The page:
Did you know that the peak onset of eating disorders, such as anorexia and bulimia, occur during puberty and the late teen years, but symptoms can occur as young as kindergarten? In addition, a recent analysis by the Agency for Healthcare Research and Quality revealed that from 1999 to 2006, hospitalizations for eating disorders in children under 12 years of age increased by 119 percent.
With the week of February 20th designated for National Eating Disorder Awareness, it’s important for parents to know the warning signs of a child with an eating disorder and recognize when the occasional comment, “Mom, I’m so fat!” becomes something more serious.
According to the National Eating Disorder Association (NEDA), the top warning signs of eating disorders are:
- Losing a significant amount of weight when no diet plan is needed or has been discussed
- Distorted body image—the child feels “fat” even when she’s very thin
- Continuing to diet even once she’s thin
- Fear of weight gain
- Amenorrhea(losing monthly menstrual periods)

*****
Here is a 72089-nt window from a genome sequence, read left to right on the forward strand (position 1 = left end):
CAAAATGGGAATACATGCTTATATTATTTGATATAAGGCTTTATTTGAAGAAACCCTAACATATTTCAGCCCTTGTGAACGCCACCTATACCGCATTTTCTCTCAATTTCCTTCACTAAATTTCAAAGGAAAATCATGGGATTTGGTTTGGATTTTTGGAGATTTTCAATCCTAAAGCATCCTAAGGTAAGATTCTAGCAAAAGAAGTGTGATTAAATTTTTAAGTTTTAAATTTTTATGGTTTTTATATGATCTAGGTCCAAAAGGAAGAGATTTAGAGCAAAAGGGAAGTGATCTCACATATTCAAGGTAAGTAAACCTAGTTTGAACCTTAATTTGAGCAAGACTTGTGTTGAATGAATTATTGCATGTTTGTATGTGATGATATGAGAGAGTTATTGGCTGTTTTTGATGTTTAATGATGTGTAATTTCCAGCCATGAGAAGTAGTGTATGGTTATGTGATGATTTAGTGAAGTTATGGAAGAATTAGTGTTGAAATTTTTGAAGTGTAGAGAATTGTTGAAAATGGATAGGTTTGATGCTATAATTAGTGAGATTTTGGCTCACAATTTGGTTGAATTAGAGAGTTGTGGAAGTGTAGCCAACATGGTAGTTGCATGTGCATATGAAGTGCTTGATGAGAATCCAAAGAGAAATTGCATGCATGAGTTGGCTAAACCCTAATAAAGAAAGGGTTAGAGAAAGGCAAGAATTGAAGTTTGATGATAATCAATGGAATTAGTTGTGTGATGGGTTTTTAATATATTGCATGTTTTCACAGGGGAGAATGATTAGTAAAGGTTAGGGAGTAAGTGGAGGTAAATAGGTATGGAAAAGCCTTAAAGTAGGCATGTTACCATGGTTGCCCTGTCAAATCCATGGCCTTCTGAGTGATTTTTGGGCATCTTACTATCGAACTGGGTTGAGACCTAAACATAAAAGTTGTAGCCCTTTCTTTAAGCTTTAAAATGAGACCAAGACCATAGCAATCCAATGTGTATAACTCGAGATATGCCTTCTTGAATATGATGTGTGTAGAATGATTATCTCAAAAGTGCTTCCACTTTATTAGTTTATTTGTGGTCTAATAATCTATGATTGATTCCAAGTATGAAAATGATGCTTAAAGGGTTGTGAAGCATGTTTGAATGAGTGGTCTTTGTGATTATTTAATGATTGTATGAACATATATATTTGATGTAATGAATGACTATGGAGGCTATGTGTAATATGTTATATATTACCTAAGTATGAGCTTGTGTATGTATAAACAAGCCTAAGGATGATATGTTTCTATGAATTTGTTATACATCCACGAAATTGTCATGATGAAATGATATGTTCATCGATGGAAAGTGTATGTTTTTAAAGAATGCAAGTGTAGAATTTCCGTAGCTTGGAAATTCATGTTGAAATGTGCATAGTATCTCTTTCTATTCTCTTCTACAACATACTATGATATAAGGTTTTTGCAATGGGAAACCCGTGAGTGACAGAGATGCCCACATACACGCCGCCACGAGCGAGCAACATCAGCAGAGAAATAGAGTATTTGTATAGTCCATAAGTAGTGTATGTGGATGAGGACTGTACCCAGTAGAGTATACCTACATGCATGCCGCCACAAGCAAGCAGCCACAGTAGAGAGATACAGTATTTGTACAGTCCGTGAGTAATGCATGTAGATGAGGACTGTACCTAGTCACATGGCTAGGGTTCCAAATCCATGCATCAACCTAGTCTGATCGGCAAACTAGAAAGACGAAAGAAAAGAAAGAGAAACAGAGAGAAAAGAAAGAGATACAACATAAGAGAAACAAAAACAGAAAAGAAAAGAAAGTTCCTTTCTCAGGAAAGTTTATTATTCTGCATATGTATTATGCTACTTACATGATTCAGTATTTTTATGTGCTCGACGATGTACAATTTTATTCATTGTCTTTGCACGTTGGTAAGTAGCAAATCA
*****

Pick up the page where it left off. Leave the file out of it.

- Being preoccupied with food, calories, nutrition, and/or cooking
- Exercising compulsively
- Bingeing and purging
If you feel that your child has an eating disorder, contact your pediatrician about the symptoms you are observing. Be sure to utilize the eating disorder resources in the Greater Philadelphia area and online. NEDA offers the online Parent family friend network (PFN). PFN offers support to those whose loved ones are struggling with an eating disorder. This free program brings people together to share information, resources and awareness across the country. To connect with a PFN member, email [email protected]
In addition, the American Anorexia Bulimia Association of Philadelphia, offers free monthly eating disorder support group meetings at The Belmont Center, located at 4200 Monument Ave, Philadelphia. For more information, call 215- 877- 2000
For residential as well as outpatient eating disorder treatment, parents should contact the nationally recognized Renfrew Center, with locations in Philadelphia and Radnor. The Renfrew programs empower individuals to actively participate in their own growth and recovery. For more information, go to www.renfrewlocations.comor call 1-800-RENFREW.
Most of all, parents should never ignore the warning signs of an eating disorder and think that it’s just a phase that will pass. When left untreated, children with long term eating disorders can develop life-threatening cardiovascular and gastrointestinal problems.